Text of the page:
The vast majority of California’s cannabis industry is not currently using the state’s seed-to-sale tracking system. Instead, regulators are relying on a paper-based honor system that uses hard copy invoices and shipping manifests.
Sixteen months after legalization, just nine of California’s 627 retail cannabis dispensaries are actively using a seed-to-sale tracking system – along with only 93 of more than 1,000 manufacturers and 254 of the nearly 4,000 licensed cultivators, according to an Associated Press review of state data.
Rebecca Foree, spokesperson for the state Department of Food and Agriculture, told the AP that the lack of tracking compliance is due to the state’s initial issuance of temporary licenses, which she said made it harder to train license holders on the software “without causing significant disruption” to the industry.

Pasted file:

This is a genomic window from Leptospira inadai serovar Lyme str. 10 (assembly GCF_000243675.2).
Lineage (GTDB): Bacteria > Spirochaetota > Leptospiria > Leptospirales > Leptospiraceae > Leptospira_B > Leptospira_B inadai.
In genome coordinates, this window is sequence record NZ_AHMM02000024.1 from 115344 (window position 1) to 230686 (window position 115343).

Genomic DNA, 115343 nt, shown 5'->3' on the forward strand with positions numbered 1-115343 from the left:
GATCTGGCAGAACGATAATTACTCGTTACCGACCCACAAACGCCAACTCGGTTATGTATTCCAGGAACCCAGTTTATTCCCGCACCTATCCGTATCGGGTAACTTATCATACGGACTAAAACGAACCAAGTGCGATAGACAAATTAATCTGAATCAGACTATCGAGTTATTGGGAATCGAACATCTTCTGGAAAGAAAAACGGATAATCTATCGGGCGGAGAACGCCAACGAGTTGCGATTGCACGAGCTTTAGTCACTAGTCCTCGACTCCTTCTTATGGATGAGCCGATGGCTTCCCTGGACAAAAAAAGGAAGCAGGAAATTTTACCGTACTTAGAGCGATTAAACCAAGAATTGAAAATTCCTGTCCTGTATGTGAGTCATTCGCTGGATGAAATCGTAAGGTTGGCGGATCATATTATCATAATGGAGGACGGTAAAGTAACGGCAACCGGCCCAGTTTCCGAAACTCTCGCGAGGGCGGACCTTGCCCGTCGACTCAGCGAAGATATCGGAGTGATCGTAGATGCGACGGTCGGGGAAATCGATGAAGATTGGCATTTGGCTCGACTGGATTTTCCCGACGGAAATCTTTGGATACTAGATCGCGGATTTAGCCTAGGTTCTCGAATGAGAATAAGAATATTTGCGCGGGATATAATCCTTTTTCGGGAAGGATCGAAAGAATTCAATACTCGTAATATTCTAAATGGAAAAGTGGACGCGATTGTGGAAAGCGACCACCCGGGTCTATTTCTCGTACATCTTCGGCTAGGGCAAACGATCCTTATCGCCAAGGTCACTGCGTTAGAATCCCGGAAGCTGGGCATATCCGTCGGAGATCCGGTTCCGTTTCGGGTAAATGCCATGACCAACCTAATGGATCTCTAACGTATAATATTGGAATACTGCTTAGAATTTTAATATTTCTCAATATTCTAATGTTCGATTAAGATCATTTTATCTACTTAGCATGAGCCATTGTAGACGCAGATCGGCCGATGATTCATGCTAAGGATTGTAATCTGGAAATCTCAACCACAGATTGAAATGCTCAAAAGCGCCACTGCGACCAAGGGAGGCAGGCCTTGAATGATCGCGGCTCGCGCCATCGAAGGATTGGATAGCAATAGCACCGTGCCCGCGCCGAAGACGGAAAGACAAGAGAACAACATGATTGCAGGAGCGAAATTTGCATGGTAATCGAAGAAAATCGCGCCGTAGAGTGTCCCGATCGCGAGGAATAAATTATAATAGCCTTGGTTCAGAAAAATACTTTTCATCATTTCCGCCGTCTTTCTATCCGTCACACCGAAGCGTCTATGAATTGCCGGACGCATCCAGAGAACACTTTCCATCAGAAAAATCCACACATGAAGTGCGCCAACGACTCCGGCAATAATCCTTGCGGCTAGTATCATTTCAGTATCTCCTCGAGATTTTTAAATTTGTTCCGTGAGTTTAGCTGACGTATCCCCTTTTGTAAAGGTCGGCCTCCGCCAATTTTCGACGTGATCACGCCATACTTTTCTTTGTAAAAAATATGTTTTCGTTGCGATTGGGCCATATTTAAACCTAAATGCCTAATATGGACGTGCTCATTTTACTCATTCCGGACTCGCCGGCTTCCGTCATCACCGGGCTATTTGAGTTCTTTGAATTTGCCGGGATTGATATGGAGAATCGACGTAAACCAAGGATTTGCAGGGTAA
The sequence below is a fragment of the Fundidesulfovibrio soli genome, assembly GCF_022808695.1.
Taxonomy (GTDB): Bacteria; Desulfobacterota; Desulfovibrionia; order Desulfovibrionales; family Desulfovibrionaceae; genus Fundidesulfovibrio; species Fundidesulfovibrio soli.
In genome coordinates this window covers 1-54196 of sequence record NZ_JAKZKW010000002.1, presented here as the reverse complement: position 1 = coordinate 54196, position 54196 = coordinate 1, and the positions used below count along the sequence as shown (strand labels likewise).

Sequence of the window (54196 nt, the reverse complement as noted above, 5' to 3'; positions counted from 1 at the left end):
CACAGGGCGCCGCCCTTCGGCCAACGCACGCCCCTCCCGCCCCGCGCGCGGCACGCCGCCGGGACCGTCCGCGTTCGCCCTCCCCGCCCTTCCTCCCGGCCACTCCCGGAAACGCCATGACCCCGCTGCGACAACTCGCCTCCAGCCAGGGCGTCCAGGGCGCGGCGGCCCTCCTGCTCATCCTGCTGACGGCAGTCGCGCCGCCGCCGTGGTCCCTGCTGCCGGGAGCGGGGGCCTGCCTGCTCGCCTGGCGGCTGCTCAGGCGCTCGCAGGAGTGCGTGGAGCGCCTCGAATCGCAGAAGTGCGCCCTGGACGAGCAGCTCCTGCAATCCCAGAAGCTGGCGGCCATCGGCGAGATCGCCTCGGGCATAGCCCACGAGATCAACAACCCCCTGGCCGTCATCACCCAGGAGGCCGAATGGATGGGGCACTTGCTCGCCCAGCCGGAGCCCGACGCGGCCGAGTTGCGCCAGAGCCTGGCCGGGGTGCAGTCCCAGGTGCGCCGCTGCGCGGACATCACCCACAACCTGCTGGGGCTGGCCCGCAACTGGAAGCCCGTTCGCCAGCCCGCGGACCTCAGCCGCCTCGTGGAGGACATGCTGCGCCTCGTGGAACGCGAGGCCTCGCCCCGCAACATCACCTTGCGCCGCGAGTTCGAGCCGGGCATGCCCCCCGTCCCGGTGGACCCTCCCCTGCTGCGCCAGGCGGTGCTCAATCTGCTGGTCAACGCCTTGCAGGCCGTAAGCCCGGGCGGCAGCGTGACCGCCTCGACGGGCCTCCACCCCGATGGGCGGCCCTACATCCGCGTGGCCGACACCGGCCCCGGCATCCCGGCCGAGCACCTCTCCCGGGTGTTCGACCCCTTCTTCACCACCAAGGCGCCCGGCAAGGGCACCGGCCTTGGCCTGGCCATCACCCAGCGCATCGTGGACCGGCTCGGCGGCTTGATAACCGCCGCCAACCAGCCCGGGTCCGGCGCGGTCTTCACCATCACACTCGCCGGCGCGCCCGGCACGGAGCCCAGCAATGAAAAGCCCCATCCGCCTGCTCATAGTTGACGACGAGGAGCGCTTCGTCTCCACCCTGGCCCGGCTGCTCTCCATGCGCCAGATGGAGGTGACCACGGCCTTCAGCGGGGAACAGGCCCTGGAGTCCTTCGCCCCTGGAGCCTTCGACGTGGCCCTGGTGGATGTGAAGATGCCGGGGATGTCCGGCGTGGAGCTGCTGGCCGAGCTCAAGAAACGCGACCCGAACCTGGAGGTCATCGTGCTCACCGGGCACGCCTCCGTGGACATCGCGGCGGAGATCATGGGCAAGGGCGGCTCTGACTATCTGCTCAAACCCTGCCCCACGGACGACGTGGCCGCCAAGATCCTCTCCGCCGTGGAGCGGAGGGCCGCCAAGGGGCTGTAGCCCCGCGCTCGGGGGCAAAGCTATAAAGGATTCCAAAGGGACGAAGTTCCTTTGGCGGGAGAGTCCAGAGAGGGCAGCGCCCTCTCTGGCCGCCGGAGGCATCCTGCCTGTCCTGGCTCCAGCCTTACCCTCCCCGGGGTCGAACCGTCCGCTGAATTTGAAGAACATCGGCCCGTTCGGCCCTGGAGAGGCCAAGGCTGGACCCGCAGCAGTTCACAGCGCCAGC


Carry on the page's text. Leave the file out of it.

Regulators are currently relying on a paper-based honor system using hard copy invoices and shipping manifests. A Bureau of Cannabis Control spokesperson told the AP that he was unaware of any enforcement cases prompted by fraudulent or altered paper records. According to the report, it’s unclear how often those records are reviewed by regulators.
“Track-and-trace was definitely supposed to be one of those tools to define who is operating in the legal market and who is not. We clearly are not getting the results we were hoping for.” — Josh Drayton of the California Cannabis Industry Association, via the AP
California officially launched Franwell Inc.-supplied track-and-trace software Metrc on January 2, 2018 – the day after legalization took effect. Only annual license-holders were required to use the software and the first annual license wasn’t issued until November 2018. Many of the industry’s temporary licenses have expired, the report says; all new licensees are required to use the software.